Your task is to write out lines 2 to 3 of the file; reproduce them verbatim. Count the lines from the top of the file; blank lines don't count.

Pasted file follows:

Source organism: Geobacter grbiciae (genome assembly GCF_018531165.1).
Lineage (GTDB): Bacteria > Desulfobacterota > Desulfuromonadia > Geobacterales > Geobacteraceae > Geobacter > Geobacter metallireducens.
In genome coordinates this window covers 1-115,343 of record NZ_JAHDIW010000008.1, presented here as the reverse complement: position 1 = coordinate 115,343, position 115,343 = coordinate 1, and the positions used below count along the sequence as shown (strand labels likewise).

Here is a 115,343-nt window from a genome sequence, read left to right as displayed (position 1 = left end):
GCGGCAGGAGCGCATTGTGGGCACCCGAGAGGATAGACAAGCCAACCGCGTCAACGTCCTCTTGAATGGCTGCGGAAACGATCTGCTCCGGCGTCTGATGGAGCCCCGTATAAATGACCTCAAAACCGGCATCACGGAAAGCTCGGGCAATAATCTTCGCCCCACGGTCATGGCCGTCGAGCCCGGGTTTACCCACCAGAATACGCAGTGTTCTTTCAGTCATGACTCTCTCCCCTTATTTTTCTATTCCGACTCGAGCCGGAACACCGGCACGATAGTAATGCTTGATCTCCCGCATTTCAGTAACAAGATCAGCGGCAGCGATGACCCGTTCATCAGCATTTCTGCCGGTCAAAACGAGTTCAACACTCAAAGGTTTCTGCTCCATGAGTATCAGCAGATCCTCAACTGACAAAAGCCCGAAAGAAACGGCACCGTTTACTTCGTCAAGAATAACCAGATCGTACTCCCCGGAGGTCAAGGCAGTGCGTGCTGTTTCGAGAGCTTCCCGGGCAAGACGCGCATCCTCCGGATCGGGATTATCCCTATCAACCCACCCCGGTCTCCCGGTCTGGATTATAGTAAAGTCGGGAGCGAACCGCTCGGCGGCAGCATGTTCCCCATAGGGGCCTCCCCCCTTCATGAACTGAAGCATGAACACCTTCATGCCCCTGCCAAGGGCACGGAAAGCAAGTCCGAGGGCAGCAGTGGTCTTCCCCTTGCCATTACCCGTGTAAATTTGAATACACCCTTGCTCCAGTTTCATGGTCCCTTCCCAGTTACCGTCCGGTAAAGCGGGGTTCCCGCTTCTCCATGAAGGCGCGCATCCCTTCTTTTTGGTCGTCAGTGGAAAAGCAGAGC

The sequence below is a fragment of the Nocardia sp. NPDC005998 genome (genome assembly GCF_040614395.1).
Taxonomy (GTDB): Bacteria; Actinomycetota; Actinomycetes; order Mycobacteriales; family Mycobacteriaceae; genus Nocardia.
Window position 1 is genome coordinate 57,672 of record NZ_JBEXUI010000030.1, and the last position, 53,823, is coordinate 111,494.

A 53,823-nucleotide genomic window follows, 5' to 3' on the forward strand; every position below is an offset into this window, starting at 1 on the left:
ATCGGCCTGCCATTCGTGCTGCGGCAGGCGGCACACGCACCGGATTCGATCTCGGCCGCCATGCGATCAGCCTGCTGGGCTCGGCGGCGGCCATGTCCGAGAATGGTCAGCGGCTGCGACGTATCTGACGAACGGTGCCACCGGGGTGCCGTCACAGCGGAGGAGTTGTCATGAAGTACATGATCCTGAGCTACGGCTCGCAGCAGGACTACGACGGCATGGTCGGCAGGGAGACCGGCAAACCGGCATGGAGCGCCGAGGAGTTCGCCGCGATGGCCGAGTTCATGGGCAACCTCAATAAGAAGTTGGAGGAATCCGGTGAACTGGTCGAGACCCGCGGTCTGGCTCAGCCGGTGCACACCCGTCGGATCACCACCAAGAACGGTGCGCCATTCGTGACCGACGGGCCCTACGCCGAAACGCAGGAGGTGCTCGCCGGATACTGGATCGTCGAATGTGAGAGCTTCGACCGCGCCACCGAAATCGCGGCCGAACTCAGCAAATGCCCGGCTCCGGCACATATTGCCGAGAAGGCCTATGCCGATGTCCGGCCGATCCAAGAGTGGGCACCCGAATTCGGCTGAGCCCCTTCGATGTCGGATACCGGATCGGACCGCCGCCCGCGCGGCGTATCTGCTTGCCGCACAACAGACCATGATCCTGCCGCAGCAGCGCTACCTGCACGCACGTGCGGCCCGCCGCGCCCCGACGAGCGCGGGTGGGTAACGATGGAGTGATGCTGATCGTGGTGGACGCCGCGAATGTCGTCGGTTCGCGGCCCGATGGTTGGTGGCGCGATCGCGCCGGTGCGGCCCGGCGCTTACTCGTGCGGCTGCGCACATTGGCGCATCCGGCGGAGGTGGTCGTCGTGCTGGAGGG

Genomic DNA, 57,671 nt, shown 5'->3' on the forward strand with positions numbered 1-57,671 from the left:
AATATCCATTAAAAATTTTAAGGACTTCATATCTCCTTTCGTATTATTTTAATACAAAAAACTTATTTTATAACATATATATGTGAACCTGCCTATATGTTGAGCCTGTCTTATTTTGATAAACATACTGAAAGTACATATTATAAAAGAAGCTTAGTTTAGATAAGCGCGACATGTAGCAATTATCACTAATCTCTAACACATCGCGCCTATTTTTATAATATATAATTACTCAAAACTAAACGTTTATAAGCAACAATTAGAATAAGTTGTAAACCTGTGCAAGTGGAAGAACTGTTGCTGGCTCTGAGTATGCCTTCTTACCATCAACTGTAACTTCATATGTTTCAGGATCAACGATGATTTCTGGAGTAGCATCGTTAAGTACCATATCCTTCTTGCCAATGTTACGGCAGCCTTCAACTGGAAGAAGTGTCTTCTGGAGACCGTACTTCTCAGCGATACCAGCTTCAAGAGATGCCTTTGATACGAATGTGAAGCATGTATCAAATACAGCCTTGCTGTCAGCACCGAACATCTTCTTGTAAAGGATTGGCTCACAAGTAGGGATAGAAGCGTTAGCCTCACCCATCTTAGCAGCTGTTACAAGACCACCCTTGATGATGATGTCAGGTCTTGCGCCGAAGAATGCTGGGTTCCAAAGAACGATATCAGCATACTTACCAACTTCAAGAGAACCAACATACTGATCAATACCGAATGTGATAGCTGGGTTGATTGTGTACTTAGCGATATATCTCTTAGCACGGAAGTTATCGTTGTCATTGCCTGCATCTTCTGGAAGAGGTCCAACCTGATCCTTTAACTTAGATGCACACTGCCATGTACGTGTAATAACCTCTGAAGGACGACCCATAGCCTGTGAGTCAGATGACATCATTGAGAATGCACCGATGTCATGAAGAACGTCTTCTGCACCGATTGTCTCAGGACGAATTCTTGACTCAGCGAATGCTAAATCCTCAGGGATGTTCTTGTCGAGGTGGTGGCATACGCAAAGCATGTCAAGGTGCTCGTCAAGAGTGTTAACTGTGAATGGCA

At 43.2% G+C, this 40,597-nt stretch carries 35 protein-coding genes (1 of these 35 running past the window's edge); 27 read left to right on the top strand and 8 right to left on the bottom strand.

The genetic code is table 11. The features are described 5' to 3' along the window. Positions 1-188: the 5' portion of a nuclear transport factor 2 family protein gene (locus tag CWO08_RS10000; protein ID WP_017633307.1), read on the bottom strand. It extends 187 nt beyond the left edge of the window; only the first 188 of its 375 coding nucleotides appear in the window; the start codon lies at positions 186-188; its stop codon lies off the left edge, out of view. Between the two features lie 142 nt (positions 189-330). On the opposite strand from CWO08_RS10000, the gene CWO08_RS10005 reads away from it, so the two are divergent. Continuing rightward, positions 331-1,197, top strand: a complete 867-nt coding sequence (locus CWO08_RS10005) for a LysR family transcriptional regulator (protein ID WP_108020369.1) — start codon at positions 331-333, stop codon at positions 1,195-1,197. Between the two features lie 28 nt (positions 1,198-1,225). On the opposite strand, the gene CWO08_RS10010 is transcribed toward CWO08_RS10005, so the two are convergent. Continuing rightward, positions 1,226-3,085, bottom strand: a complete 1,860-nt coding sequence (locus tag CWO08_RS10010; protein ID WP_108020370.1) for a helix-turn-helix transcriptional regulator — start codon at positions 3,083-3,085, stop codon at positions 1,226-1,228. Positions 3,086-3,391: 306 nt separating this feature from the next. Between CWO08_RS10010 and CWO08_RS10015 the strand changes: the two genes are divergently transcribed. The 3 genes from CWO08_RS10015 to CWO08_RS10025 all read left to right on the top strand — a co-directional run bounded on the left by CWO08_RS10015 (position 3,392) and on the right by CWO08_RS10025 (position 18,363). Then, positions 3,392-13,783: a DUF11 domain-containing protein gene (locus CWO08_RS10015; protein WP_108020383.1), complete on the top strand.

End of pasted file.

Lineage (GTDB): Bacteria > Desulfobacterota > Desulfuromonadia > Geobacterales > Geobacteraceae > Geobacter > Geobacter metallireducens.
In genome coordinates this window covers 1-115,343 of record NZ_JAHDIW010000008.1, presented here as the reverse complement: position 1 = coordinate 115,343, position 115,343 = coordinate 1, and the positions used below count along the sequence as shown (strand labels likewise).